That left them needing another 120 in the 45 overs remaining.

With the pacemen unable to make the breakthrough after the break it fell to Ashwin to try to work some magic – and he did, first encouraging Latham down the pitch and spinning the ball past his drive for a simple stumping, then deceiving the estimable Conway with the non-spinning off break that troubled England so greatly in the winter and trapping him lbw as he played for the turn.

Williamson had only survived on review moments before Conway's departure as he swept at what appeared to be a full, straight one – and what a moment that was in the match. Had Williamson gone at that point there could have been wobbles in the New Zealand dressing room, especially as Taylor seemed transfixed by Ashwin's accuracy, using up 18 balls before he got off the mark at the other end, cutting Shami backward of square for four.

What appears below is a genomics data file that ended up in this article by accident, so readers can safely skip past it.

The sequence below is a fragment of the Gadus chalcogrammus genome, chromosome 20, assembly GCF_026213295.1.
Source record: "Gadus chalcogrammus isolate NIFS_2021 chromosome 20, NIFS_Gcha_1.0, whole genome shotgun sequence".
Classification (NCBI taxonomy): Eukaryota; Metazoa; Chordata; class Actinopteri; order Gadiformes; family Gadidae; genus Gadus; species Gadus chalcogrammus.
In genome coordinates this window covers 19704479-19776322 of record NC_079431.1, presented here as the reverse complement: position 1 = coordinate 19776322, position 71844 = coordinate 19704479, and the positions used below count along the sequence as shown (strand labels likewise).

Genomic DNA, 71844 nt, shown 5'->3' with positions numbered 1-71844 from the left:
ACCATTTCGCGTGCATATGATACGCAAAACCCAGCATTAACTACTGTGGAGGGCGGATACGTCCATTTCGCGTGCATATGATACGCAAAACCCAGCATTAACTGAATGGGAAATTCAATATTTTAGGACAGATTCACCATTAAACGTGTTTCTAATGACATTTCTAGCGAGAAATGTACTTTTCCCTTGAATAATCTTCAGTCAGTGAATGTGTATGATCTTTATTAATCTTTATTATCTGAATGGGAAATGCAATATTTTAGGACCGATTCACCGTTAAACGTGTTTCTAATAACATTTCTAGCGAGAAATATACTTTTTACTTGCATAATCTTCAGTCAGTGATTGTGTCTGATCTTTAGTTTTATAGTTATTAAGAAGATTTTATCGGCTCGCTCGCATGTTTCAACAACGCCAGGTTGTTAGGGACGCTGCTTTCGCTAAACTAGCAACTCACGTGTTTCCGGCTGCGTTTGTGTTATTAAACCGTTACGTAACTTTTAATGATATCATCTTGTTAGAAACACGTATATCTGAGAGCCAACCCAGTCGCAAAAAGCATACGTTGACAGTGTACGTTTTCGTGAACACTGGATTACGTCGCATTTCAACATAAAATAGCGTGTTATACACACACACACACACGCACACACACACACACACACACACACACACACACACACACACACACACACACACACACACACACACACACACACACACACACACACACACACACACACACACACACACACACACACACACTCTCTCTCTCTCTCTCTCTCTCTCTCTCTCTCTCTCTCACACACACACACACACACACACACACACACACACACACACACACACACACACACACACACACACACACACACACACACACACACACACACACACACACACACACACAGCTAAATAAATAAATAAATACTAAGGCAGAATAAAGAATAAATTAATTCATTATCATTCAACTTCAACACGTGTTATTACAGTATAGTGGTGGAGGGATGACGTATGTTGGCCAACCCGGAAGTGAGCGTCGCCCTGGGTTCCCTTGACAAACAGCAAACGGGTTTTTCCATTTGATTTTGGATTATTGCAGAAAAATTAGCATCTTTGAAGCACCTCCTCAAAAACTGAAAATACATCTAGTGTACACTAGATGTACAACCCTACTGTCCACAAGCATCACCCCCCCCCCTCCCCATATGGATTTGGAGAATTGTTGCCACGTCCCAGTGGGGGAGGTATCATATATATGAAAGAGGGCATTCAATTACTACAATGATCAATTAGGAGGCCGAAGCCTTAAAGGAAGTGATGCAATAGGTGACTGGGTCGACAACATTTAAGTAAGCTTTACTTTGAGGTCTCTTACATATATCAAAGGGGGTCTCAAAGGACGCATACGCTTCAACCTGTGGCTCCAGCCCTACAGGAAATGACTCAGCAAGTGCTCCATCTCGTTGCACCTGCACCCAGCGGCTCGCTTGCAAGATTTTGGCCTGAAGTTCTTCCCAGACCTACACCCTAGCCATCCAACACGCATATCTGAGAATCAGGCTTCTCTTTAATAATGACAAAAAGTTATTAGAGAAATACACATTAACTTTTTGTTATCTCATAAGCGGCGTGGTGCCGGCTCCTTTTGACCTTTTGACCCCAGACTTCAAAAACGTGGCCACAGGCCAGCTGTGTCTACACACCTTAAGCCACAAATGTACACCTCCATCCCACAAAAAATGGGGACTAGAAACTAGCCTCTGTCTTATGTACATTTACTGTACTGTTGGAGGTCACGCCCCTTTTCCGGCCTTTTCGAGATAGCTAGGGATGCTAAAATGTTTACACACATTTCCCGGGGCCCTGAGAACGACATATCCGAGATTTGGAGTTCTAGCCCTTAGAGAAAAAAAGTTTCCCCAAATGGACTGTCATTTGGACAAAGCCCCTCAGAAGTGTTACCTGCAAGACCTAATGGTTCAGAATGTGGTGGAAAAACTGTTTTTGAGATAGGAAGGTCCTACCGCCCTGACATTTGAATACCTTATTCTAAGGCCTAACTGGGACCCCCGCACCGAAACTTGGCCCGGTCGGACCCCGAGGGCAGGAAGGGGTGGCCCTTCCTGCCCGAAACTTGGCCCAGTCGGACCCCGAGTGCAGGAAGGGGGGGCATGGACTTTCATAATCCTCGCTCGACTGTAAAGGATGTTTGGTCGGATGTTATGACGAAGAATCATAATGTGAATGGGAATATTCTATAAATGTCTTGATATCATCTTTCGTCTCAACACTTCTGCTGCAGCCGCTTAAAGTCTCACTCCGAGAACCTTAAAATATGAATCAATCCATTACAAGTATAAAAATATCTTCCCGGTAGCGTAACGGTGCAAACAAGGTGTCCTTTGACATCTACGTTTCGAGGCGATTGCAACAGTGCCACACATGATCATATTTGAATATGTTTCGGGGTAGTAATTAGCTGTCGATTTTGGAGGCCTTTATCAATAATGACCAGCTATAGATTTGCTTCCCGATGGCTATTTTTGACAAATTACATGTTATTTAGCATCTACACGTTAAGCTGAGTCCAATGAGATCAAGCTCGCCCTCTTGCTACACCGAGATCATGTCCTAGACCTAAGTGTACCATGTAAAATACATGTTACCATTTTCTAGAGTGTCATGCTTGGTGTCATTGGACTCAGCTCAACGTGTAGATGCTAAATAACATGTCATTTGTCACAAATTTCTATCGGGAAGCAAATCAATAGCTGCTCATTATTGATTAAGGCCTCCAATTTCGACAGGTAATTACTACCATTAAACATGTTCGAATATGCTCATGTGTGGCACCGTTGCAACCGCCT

That seemed to give a man playing his 108th Test the confidence to take on Ashwin, who had imposed a stranglehold on the experienced pair that threatened to derail them by pressure alone – at one point there were 31 dot balls in a row.

Finally Taylor picked the spinner up over mid-wicket before driving him through the covers for another four. Suddenly Ashwin was forced to try something different, by coming round the wicket to the right-handers, but that felt like the moment the dam broke.

Gradually the pair, with more than 14,500 Test runs between them, began to find a little more fluency, only when Pujara put down Taylor at slip from a ball from the otherwise anonymous Bumrah with the score on 84 a moment of real concern.